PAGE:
Abishai, David's nephew and one of his captains, asked the king, "Why should this dead dog curse my lord, the king?" He wanted to go over and lop off Shimei's head. David felt that this cursing might be a part of David's own punishment for the sins he had committed, so he said, "Behold, my son . . . seeketh my life: how much more now may this Benjamite do it? let him alone, and let him curse; for the Lord hath bidden him." David felt that he must bear affliction, and he looked to the Lord to repay good for evil. So Shimei continued along the way, cursing as he went, throwing stones, and casting dust.

Shimei took advantage of David's humiliating situation. He vented his hatred for the king. He was of the family of the house of Saul, clearly in sympathy with Saul's house, angry that someone from the tribe of Judah was ruling, and happy that David's son Absalom was attempting to overthrow the king. David showed remarkable composure under these trying circumstances. Abishai would gladly have cut off Shimei's head if David had just given the word.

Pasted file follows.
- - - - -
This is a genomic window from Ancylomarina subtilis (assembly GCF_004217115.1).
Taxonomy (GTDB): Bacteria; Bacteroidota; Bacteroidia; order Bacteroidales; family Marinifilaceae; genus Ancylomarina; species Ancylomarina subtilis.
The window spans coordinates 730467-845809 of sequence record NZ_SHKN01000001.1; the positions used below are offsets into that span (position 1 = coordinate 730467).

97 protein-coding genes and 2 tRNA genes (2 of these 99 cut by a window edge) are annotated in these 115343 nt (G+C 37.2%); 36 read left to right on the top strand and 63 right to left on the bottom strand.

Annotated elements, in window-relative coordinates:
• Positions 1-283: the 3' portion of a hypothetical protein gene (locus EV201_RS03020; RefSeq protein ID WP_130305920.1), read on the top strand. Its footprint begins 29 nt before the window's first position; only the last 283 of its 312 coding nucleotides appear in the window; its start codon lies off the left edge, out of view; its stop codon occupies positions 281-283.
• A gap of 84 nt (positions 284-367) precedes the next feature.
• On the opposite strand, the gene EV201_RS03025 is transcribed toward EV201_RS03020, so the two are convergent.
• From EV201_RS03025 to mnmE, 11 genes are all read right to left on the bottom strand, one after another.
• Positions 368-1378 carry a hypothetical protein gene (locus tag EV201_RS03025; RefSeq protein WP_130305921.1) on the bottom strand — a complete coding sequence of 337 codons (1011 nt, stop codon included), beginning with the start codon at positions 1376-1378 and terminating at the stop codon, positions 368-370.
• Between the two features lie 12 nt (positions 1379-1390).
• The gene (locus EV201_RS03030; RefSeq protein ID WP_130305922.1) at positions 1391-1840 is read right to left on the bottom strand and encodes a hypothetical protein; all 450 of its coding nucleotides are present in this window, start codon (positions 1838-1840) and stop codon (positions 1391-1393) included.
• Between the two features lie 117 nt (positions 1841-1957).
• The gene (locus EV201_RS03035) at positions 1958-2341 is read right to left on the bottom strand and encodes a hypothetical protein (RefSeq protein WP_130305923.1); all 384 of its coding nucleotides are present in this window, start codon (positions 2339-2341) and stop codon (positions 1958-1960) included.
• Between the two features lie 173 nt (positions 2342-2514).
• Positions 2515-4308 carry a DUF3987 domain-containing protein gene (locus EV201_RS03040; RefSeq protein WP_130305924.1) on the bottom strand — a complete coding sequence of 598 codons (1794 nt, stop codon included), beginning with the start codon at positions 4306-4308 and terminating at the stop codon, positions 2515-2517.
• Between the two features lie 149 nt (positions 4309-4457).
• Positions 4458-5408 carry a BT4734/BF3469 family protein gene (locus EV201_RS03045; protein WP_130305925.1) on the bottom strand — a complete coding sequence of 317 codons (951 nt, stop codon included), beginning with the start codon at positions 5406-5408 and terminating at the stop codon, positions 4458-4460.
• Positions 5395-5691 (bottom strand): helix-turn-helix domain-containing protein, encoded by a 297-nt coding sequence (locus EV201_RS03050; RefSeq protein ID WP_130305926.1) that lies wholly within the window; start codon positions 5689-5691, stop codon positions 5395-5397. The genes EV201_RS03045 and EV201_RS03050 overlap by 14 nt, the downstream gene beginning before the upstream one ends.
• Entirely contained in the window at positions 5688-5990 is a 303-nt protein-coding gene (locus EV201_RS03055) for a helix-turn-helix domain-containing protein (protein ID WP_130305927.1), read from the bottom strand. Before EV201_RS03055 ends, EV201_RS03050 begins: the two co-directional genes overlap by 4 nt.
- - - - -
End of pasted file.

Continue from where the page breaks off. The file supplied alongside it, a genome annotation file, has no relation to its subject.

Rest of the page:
Shimei the Spared Sinner

After Absalom was killed and his revolt ended, David began the journey from Mahanaim, east of Jordan, back to Jerusalem. At the Jordan he was met by Shimei the Benjamite, and with him there were a thousand men of Benjamin. Shimei is not cursing and calling David ugly names, nor throwing stones and kicking up dust. He falls down before the king and pleads for mercy. He confesses, "I have sinned." Doubtless he wanted to impress David that he was a man of considerable influence by bringing a thousand men with him. He knows his life is in the hands of the king.

Abishai, brother of Joab, asks, "Shall not Shimei be put to death for this, because he cursed the Lord's anointed?" Abishai and Joab were quick to settle all matters with the sword! David grew a bit weary with them at times.

At the moment David was more interested in healing and bringing the people together than he was in putting someone to death. He said to Shimei, "Thou shalt not die. And the king sware unto him." David had been through some very difficult days and longed for peace. He wanted his return to Jerusalem to be a time of rejoicing, not a day of vengeance.

Shimei the Self‑convicted